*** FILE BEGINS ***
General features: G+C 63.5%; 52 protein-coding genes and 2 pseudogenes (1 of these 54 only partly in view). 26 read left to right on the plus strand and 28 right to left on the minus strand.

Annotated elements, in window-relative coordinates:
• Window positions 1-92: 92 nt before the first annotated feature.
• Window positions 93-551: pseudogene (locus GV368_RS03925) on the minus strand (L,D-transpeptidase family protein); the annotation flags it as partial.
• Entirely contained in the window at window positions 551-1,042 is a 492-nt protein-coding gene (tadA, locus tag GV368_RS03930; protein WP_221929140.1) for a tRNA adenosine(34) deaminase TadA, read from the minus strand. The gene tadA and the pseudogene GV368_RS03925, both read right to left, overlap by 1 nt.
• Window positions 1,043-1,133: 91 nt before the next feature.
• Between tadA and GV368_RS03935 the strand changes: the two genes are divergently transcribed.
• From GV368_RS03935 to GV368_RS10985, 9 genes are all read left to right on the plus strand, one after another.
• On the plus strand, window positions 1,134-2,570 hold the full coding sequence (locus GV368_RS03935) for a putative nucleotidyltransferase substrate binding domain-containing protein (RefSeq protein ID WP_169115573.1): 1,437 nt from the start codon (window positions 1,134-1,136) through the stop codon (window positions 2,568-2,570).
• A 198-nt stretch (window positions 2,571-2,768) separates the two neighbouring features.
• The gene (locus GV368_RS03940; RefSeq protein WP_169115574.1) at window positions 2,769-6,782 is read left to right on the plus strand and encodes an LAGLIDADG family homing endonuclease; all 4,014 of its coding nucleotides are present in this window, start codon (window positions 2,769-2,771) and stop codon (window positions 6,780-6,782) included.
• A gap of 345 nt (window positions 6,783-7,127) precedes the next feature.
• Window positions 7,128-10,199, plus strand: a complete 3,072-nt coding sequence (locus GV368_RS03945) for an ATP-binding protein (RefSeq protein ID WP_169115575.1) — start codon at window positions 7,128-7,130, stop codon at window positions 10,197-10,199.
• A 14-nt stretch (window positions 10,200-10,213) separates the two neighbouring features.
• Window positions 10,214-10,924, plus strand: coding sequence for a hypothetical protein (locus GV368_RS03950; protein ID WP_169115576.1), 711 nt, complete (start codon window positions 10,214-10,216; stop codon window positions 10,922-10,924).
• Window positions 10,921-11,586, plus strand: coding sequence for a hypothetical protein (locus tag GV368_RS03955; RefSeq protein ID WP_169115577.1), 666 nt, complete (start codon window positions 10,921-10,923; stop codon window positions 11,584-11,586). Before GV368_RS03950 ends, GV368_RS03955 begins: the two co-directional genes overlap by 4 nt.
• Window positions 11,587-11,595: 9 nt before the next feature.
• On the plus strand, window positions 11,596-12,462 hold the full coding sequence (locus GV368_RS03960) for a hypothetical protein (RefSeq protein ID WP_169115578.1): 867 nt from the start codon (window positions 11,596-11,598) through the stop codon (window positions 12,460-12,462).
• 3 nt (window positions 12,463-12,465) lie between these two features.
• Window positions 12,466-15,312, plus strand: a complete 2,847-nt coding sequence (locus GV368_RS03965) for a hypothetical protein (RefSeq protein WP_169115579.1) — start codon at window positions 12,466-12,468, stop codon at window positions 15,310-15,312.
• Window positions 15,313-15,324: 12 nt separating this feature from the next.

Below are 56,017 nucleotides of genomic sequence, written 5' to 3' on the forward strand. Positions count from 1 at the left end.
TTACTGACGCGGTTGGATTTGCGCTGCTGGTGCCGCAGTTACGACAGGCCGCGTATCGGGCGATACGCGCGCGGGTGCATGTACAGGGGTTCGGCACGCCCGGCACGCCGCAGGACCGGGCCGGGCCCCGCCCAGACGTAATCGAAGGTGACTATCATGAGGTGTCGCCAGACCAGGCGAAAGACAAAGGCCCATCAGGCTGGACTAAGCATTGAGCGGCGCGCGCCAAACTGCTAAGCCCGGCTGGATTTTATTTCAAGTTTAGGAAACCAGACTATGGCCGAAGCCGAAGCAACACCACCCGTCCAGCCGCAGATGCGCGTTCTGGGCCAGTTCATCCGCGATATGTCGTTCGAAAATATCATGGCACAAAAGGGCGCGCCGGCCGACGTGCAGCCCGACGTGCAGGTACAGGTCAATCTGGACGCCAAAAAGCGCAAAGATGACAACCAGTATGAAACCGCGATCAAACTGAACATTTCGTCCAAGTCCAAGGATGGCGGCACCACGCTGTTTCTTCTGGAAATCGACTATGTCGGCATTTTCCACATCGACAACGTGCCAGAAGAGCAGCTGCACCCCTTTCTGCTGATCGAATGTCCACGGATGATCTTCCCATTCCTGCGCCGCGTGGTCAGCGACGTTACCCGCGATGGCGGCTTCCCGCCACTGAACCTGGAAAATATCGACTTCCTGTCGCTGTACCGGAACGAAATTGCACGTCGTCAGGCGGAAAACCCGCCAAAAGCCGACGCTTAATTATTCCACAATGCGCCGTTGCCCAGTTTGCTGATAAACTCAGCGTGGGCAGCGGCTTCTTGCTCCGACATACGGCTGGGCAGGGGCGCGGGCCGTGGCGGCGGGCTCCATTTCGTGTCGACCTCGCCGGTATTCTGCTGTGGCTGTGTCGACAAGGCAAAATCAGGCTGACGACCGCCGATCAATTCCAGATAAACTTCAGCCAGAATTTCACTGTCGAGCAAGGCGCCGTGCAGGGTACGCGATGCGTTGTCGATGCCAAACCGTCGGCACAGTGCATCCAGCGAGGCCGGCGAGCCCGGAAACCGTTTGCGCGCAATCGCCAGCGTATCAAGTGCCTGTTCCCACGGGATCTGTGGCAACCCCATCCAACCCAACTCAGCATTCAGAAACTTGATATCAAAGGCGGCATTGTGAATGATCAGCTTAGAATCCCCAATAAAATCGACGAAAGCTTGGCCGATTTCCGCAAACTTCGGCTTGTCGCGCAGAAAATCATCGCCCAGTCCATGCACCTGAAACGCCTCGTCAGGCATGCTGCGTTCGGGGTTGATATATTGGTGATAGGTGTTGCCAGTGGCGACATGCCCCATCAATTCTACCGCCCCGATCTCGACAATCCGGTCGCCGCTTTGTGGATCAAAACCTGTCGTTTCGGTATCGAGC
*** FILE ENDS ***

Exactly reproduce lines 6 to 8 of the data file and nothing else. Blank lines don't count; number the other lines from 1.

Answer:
• Window positions 1,043-1,133: 91 nt before the next feature.
• Between tadA and GV368_RS03935 the strand changes: the two genes are divergently transcribed.
• From GV368_RS03935 to GV368_RS10985, 9 genes are all read left to right on the plus strand, one after another.